The first season Preacher introduced us to preacher Jesse Custer, his ex-girlfriend Tulip O’Hare and the Irish vampire, Cassidy and set up the story of a man searching for God – literally.
The DC comic on which the show is based was, essentially, a road trip as the trio searched for God to find out why he had abandoned Heaven (and his believers).
Instead of sharing the backstory as a series of flashbacks – which would have meant hitting the road right off the bat – the series gave us the necessary backstory over its first season. This served two purposes: it allowed for its audience to get to know the characters before they hit the road (where we’d have had to learn about them in a different, probably more disjointed way), and it allowed for fewer location shoots, keeping the budget down while finding out if an audience would cotton to the show’s trio of (very unusual) characters.
Season two opens up on the road, where Jesse (Dominic Cooper, Agent Carter), Tulip (Ruth Negga, Loving) and Cass (Joseph Gilgun, Misfits) run into problems right away – almost out of gas, they wind up in a police chase before finding out that the Saint of Killers (Graham McTavish, Outlander) is after them.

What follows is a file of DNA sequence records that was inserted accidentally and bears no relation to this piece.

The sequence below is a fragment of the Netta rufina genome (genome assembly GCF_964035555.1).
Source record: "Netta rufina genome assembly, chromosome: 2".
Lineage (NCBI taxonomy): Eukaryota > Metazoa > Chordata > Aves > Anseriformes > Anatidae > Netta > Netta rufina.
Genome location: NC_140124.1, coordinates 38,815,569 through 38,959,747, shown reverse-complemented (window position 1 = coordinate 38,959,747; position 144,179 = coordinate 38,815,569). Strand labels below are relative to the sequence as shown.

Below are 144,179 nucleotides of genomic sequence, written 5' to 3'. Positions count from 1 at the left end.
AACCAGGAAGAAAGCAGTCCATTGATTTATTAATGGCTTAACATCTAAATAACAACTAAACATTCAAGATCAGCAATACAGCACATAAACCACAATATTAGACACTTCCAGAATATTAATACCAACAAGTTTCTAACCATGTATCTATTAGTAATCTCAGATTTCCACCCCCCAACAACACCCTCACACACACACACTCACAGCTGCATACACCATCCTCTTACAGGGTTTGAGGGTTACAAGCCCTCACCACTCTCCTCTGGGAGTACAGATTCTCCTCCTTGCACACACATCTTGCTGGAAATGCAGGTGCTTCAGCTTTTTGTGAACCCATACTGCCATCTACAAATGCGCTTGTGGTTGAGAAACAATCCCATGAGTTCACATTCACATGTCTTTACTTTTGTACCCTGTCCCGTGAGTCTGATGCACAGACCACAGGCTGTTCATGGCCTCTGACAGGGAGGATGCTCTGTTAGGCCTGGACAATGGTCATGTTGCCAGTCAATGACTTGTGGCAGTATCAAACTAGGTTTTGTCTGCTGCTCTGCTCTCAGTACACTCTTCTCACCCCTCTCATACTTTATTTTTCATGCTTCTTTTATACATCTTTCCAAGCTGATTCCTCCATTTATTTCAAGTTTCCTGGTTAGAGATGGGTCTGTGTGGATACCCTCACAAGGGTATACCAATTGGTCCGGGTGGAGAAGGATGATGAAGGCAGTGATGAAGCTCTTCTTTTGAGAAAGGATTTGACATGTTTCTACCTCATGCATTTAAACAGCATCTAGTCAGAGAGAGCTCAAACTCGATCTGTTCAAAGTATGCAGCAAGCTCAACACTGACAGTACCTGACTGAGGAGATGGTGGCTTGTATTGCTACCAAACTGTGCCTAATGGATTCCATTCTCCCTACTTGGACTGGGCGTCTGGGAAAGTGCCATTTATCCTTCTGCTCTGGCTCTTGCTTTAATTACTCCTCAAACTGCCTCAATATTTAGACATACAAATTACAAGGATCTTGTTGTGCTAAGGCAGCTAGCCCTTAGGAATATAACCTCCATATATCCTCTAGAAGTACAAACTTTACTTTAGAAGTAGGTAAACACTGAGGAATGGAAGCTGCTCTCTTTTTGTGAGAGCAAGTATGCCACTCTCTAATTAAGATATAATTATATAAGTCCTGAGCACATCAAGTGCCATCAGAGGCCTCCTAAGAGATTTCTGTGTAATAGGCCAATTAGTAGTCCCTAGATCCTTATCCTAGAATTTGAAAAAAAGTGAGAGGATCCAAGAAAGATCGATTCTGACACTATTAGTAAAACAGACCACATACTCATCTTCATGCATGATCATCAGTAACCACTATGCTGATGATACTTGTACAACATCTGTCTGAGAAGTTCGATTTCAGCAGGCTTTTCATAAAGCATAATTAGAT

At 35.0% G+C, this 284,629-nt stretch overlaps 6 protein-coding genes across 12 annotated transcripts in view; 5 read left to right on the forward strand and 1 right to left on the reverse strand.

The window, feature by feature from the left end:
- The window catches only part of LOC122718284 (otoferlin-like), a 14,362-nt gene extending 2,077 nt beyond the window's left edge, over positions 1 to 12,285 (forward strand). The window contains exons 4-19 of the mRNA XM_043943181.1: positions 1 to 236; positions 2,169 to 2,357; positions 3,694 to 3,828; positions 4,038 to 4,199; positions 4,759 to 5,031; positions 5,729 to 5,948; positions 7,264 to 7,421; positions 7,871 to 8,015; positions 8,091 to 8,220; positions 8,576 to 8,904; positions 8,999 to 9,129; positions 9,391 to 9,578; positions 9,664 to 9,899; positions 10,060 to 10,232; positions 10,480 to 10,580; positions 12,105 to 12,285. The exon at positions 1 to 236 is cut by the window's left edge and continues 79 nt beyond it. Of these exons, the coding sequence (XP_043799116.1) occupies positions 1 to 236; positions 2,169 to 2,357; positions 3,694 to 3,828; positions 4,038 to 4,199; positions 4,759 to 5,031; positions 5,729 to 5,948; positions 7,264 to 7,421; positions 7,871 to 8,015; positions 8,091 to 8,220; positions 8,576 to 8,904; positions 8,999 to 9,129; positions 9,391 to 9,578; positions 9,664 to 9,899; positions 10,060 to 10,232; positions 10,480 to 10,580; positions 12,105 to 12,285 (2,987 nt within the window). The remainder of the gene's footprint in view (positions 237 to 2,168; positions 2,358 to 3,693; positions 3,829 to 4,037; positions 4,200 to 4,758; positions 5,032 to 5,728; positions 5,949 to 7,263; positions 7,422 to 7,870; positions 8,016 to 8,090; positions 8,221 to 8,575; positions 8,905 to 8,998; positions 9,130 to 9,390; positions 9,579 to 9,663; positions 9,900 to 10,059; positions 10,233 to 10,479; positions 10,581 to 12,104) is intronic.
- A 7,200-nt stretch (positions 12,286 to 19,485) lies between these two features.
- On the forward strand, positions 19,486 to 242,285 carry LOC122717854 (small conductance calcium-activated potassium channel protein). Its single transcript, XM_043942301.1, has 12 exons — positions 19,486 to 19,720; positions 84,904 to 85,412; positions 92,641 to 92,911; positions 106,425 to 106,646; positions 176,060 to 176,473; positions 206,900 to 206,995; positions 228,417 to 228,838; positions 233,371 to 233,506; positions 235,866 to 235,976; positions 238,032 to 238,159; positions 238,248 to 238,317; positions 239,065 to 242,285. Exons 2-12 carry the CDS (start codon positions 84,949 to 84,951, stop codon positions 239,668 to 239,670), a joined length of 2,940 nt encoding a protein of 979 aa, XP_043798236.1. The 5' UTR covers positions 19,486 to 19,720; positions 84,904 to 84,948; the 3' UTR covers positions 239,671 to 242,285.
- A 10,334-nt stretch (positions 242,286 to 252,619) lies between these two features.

On the Road was written by series co-creator Sam Catlin (Breaking Bad) and directed by series co-creators Evan Goldberg and Seth Rogen (This Is The End, Sausage Party).
The second season premiere is filled with quick reverses (the trio’s open of a song); things that are not what they seem (a girl in a cage in a garage; God’s reason for visiting a particular place of business), and the inexorability of death (see also: the Saint of Killers).
It’s a fast-paced hour that makes seamless transitions from comedy to drama; never lacks wit, and firmly establishes the show’s transition to its road trip identity – at last reaching the point from which the comic opens.
There’s an interesting dynamic building between Jesse and Tulip as they become an item again – he’s quick to lean on Genesis (the god-like he possesses to compel people to do as he says), while she thinks it’s creepy and lazy.
Their debate over its use, while questioning the manager of a strip club, is a true delight.
Of course there’s the violence and nastiness of the comic that continues to be translated beautifully to the series, too: note the unorthodox siphon substitute for gassing up Tulip’s care when gunfire breaks out in an early sequence.
Cass continues to be unorthodox comic relief, too. His efforts to remain untouched by the sun during the police encounter – and the unnerving response by one particular cop – produce some very dramatic humor.
Cooper’s Jesse remains earnest and volatile – and quick to look for the easy way; Negga’s Tulip remains wild and free-spirited, but willing to question when necessary; Gilgun’s Cass is the heart of most of the show’s comic sensibility, but also contributes an interesting balance of intelligence and stupidity.
Overall, On the Road moves like a well-tuned automobile. Goldberg and Rogen are so thoroughly on top of the material that the ep hits every dramatic beat it needs to hit squarely and the wit and humor arise naturally from the ep’s flow.
Preacher is back – and even better than before!
Final Grade: A